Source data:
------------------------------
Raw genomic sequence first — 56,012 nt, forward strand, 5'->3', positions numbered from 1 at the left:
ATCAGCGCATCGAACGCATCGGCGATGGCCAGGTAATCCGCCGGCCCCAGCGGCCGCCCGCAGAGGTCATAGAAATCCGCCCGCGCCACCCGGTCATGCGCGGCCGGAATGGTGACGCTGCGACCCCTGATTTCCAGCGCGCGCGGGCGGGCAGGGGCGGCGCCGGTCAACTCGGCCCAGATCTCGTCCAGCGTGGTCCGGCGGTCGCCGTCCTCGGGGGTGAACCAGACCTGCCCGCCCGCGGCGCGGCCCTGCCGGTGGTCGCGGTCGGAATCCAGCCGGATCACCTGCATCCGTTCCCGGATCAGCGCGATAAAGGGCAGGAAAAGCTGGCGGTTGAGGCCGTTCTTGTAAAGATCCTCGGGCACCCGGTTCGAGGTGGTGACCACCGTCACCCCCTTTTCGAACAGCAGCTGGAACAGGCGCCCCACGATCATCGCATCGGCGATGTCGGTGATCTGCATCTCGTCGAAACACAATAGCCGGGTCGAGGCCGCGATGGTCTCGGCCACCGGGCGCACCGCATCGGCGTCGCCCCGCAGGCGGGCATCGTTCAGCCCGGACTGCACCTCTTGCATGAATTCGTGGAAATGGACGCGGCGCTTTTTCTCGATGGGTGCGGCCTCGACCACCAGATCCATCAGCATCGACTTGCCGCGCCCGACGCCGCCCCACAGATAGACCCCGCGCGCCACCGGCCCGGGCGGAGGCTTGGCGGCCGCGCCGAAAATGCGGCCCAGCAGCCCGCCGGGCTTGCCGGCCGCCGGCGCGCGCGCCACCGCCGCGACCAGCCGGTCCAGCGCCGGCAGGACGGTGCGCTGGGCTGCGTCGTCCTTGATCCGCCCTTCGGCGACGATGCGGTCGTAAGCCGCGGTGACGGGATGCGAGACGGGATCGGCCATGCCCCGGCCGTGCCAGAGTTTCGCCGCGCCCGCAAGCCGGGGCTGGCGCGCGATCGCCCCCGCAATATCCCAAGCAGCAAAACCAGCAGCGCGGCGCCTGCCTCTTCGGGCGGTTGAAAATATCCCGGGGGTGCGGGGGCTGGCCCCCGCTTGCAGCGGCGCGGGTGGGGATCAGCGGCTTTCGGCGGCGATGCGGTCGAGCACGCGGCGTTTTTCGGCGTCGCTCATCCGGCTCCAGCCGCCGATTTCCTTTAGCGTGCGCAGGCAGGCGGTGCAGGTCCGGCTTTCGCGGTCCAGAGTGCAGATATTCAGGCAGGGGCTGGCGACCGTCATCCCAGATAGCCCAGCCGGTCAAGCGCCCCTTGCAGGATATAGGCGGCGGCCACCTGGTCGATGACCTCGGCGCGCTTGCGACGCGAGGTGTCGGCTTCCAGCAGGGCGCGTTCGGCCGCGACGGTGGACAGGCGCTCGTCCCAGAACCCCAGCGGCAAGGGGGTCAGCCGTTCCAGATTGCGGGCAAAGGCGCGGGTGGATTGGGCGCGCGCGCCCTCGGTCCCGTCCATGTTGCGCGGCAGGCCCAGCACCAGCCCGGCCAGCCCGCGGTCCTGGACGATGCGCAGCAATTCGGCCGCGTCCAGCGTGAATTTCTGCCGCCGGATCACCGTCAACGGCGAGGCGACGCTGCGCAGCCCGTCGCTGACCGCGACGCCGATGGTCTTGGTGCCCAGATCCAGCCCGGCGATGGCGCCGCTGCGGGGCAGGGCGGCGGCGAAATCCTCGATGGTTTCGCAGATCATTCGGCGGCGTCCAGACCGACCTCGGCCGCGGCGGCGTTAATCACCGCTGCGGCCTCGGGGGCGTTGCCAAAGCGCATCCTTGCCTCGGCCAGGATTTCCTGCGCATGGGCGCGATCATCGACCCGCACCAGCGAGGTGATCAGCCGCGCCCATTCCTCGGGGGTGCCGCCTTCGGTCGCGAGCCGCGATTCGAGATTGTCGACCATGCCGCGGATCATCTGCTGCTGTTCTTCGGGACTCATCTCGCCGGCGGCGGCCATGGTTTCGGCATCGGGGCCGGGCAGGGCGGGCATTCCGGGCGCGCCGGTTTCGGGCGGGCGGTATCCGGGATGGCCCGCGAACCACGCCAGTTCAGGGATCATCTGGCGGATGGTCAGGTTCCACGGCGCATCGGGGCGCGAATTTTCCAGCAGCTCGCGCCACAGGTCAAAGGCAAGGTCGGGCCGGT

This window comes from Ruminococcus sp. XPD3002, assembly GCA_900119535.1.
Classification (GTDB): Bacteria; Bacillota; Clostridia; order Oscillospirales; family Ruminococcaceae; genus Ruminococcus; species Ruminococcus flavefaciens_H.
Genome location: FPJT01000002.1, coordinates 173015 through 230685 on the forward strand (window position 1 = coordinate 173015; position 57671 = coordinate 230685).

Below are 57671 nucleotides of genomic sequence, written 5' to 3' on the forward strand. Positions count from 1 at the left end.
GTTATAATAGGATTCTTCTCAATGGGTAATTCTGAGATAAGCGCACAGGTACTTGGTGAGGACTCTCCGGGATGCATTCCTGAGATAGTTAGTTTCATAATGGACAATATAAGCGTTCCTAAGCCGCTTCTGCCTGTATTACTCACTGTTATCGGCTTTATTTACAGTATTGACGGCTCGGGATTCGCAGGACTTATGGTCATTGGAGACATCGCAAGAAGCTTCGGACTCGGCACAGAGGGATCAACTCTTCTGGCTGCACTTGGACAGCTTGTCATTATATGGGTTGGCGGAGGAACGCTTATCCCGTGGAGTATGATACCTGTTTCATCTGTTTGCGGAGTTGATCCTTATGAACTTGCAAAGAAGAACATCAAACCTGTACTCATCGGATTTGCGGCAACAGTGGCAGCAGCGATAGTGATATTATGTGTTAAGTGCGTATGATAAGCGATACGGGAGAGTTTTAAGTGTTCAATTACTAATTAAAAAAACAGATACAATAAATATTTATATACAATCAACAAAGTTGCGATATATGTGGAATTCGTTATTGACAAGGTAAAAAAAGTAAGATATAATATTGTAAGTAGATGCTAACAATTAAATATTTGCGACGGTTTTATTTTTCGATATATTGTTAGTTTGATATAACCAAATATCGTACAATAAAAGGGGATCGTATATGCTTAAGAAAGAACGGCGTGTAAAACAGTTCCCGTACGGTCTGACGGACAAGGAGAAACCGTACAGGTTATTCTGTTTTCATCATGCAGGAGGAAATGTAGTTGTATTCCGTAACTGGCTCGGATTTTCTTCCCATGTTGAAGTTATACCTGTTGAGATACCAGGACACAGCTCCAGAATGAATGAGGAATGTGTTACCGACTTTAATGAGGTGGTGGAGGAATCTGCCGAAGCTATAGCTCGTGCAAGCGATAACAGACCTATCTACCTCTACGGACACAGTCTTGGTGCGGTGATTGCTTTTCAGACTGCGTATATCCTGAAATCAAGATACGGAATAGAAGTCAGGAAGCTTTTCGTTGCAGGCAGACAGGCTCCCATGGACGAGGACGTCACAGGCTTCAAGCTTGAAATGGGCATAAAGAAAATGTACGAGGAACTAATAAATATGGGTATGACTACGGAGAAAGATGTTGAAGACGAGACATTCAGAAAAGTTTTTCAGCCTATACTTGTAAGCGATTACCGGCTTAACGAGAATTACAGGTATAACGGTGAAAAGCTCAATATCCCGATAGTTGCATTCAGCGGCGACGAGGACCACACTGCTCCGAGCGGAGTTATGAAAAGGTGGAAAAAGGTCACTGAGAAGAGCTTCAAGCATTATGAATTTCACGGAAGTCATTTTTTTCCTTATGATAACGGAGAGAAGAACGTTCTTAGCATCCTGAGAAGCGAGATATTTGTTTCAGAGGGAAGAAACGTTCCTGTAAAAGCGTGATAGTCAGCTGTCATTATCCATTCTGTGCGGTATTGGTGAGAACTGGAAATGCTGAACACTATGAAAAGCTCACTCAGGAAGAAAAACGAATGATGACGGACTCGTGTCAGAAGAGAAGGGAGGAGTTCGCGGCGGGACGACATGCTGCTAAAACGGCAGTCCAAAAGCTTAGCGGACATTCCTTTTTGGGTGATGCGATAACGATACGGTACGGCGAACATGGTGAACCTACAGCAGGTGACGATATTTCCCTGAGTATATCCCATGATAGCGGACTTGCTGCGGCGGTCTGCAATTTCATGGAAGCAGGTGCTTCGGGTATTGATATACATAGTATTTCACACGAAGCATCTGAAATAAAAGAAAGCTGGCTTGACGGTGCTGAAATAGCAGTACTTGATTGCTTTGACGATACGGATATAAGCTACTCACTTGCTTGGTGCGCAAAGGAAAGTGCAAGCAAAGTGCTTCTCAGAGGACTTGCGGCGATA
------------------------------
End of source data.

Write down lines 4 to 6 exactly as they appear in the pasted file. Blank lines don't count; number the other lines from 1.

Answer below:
Classification (GTDB): Bacteria; Bacillota; Clostridia; order Oscillospirales; family Ruminococcaceae; genus Ruminococcus; species Ruminococcus flavefaciens_H.
Genome location: FPJT01000002.1, coordinates 173015 through 230685 on the forward strand (window position 1 = coordinate 173015; position 57671 = coordinate 230685).

Below are 57671 nucleotides of genomic sequence, written 5' to 3' on the forward strand. Positions count from 1 at the left end.